Please post a comment if you have your own thoughts on this. Especially if you have any “inside” knowledge of support plans. :-) It would be interesting for everybody to see what the current thinking is on which version people are building applications for? I’ve assumed 1.4 and up, but I’m sure there are still people doing battle with 1.2, out there.
On InfoQ.com, an opinion piece has just posted: Use an Eclipse-style governance model for open source Java?
Today, Chris brings up Runescape as an example of a Java app people actually use. I have to say, RS is pretty cool, and I do know some people that play it fairly regularly — it is great for the non-hardcore-EQ-geek crowd to get their MUD on.
Another one I would like to point out, though is Puzzle Pirates. It is the MMO expression of the casual games phenomena and really quite clever. Not only is is written in Java, but Three Rings has open-sourced their game framework code and even have a pretty clever offering called Game Gardens which is rather like the Second Life of casual games — create your networkable puzzle/board game and they will host it on their servers.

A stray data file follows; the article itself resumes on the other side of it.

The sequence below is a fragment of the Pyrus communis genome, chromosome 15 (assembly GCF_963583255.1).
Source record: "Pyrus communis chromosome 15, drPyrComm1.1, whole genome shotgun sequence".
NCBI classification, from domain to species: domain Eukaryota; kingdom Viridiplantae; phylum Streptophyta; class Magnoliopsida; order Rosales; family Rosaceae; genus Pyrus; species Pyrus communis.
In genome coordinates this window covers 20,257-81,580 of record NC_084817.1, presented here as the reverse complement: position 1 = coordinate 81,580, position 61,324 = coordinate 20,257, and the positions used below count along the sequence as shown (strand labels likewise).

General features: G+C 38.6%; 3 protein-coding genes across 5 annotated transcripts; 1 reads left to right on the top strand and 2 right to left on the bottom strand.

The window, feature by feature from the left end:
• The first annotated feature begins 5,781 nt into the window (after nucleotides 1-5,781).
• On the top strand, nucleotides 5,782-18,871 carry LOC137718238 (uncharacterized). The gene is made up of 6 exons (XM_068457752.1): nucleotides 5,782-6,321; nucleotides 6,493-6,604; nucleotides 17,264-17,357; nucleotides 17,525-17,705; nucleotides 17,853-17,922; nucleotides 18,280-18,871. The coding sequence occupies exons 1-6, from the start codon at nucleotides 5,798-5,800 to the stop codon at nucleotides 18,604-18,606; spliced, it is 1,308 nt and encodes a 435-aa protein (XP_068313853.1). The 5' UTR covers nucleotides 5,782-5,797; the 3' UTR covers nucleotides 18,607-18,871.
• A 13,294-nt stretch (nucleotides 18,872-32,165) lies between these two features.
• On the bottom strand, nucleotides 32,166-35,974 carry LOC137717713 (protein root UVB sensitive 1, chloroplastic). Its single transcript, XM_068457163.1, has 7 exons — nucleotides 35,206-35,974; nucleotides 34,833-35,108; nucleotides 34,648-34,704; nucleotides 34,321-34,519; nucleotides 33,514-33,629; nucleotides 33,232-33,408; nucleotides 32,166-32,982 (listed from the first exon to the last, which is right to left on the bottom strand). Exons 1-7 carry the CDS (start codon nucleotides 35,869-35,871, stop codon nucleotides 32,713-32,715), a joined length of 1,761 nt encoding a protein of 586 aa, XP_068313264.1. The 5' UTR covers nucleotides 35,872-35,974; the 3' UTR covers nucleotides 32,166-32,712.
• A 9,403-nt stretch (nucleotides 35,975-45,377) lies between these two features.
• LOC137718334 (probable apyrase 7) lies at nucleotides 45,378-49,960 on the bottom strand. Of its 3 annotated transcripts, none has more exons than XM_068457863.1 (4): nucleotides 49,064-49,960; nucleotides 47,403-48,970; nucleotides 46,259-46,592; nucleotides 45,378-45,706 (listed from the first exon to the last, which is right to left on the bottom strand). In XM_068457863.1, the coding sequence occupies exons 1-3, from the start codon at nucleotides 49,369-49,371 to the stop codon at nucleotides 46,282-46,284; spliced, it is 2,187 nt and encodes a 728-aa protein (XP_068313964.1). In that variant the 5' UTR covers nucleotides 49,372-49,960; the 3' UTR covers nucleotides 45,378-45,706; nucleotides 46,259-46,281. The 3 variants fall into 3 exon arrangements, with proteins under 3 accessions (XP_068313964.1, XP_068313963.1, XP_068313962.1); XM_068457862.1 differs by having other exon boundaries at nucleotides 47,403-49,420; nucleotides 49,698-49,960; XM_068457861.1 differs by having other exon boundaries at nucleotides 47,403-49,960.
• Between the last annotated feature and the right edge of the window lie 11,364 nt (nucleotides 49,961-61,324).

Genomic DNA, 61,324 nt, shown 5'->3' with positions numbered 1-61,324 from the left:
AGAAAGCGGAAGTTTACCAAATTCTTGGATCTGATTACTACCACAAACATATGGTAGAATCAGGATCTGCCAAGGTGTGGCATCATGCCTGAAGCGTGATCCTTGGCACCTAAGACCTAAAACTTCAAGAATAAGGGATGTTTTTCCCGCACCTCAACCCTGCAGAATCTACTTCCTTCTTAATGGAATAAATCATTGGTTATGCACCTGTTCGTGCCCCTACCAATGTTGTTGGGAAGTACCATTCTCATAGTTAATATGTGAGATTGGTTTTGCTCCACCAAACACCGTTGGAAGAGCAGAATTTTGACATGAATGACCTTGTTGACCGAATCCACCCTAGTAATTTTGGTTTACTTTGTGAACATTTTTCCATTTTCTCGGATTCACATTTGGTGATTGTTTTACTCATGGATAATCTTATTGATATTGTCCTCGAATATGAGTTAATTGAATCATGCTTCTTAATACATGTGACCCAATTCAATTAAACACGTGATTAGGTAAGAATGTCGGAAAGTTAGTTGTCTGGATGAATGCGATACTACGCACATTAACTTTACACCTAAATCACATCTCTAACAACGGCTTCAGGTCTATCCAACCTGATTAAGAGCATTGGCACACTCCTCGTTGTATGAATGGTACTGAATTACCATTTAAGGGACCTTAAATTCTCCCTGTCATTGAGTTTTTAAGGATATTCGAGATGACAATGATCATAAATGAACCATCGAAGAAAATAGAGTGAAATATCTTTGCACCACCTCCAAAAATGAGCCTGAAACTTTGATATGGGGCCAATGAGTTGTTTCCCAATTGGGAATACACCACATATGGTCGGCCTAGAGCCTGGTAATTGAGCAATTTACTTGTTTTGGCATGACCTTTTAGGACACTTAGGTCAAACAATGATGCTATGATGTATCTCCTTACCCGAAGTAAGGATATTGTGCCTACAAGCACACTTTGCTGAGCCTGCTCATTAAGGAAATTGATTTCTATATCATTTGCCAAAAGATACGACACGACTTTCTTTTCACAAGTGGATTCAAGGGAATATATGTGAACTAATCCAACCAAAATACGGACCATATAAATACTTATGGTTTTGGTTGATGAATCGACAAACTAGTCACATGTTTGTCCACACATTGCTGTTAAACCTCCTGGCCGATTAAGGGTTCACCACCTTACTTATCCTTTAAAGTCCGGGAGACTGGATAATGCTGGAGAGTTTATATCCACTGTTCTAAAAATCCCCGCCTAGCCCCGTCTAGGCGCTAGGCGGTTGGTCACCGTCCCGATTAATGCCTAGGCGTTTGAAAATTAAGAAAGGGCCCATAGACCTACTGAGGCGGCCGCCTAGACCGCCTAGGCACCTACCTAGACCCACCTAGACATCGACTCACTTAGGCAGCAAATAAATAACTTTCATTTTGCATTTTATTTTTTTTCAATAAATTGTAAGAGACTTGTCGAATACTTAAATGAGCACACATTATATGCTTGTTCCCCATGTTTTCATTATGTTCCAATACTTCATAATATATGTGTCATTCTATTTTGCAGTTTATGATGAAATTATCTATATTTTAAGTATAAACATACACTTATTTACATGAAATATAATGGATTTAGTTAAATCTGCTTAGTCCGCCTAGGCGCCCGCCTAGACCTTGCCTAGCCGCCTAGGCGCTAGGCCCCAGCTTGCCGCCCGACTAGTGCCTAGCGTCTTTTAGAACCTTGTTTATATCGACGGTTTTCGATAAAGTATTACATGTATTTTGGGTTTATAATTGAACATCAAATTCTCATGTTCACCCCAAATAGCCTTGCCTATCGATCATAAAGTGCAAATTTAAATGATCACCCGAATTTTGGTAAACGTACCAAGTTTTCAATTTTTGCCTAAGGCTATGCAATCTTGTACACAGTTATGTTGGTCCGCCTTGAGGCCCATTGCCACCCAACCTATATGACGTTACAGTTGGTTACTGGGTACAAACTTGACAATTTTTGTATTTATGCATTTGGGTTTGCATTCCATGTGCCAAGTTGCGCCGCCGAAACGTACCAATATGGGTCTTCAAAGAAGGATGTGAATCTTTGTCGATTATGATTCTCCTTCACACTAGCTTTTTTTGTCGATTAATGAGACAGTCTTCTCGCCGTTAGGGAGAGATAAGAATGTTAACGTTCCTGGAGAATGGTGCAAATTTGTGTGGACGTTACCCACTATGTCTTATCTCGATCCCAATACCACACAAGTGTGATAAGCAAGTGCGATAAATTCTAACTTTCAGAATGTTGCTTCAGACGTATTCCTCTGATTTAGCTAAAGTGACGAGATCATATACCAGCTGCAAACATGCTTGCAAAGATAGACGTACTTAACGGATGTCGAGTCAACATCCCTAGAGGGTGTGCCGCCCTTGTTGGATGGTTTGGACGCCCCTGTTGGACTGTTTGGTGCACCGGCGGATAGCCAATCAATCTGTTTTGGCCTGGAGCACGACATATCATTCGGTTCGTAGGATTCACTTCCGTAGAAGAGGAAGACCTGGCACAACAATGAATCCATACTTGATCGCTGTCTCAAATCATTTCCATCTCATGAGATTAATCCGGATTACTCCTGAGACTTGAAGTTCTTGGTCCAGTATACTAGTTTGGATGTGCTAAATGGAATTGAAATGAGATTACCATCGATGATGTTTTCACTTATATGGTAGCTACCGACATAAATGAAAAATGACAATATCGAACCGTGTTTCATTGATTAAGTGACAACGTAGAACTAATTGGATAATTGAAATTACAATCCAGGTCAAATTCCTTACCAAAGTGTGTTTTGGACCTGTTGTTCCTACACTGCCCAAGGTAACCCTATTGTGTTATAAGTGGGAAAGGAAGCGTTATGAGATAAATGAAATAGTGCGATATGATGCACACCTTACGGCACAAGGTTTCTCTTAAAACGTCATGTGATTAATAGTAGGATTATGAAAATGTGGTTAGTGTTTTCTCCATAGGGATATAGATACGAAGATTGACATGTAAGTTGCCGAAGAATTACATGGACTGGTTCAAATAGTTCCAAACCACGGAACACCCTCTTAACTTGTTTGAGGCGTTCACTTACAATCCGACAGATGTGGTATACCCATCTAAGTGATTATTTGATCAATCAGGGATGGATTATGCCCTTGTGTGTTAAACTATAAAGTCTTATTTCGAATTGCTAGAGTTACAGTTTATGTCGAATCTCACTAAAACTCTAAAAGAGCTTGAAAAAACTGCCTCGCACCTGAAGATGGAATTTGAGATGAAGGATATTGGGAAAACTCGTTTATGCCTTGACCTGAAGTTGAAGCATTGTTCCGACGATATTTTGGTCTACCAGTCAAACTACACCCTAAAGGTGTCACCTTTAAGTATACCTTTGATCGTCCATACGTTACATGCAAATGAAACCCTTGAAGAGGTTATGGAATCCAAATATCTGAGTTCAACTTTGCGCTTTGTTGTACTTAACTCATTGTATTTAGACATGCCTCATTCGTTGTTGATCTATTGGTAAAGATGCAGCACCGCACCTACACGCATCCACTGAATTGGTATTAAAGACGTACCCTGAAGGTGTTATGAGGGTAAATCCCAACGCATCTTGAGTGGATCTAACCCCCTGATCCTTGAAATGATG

As you probably know, Jetty is a web server (and servlet container) written purely in Java. Because it is small, fast and has a well designed configuration API it is often used as a embedded server in various Java applications (Continuum, FishEye, …).
Of course, when you use Jetty in a Spring-based application, you will want to configure it as you configure the rest of your application (as a Spring bean). Since it has a well defined configuration API, this is not a problem to achieve.
TheServerSide.com is reporting news that the Spring Framework 2.0 is now final.
After introduction of Test Driven Development (TDD) there was only one “testing related mantra” for developers:
write test, write code, refactor
and that was the point were all further discussion stopped. Of course, this is only the introduction to this topic as there are many other factors that should be considered in order to deliver quality software to your customers.
Finally, in past few months I ran across few articles (and blog entries) that broadens discussion on this very important topic. In this post I’ll collect them in one place and summarize their content hoping that they will be a valuable read to you (as they were to me).
Steve Yegge has a provocative blog about Agile methodologies. It’s vintage Steve: fun to read, cutting, opinionated; and, in many ways, largely right, I think. A couple of quick reactions: